Read the rest of the story: In Reversal, Germany to Close Nuclear Plants by 2022.
Japan, China, and South Korea agreed Sunday to increase cooperation on nuclear safety as Japan works to end a crisis at its Fukushima Daiichi power plant.
At a trilateral summit in Tokyo, leaders of the three nations issued a joint declaration vowing to help each other, "especially at times of disaster and adversity."
The declaration added that Japan expressed its determination to resolve the nuclear crisis sparked by the March 11 earthquake and resulting tsunami.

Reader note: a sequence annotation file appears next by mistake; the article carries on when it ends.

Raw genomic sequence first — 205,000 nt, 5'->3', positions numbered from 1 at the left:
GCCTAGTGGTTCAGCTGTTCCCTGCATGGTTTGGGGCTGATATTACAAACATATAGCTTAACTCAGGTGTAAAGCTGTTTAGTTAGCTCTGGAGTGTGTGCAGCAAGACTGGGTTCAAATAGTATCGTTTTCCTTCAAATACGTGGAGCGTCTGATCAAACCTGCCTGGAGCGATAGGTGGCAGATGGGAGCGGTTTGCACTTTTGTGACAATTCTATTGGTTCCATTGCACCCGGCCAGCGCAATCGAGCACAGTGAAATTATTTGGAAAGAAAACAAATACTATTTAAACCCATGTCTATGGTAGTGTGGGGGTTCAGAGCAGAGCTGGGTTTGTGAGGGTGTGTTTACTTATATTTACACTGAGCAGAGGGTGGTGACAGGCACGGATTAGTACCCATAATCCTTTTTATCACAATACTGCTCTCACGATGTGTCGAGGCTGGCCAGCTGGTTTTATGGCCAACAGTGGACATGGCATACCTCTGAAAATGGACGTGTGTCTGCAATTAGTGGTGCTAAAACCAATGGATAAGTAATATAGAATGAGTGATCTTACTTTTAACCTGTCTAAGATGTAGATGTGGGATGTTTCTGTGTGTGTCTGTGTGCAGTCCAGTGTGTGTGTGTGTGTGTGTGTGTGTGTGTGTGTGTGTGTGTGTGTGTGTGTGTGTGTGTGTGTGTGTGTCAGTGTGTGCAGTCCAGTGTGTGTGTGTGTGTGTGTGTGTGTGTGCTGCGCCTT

Read the rest of the story: Japan, China, South Korea vow joint work on nuclear safety.
U.N. nuclear experts are en route to Japan for a fact-finding trip in the wake of a devastating tsunami that caused major damage and radiation leaks at one of the countrys power plants.
The International Atomic Energy Agency says the mission, which starts Tuesday and ends June 2, will focus on safety issues and include a visit to the crippled Fukushima Dai-ichi nuclear plant that was hard hit by the March 11 killer wave triggered by a massive earthquake.
Read the rest of the story: UN nuclear agency experts leave for Japan.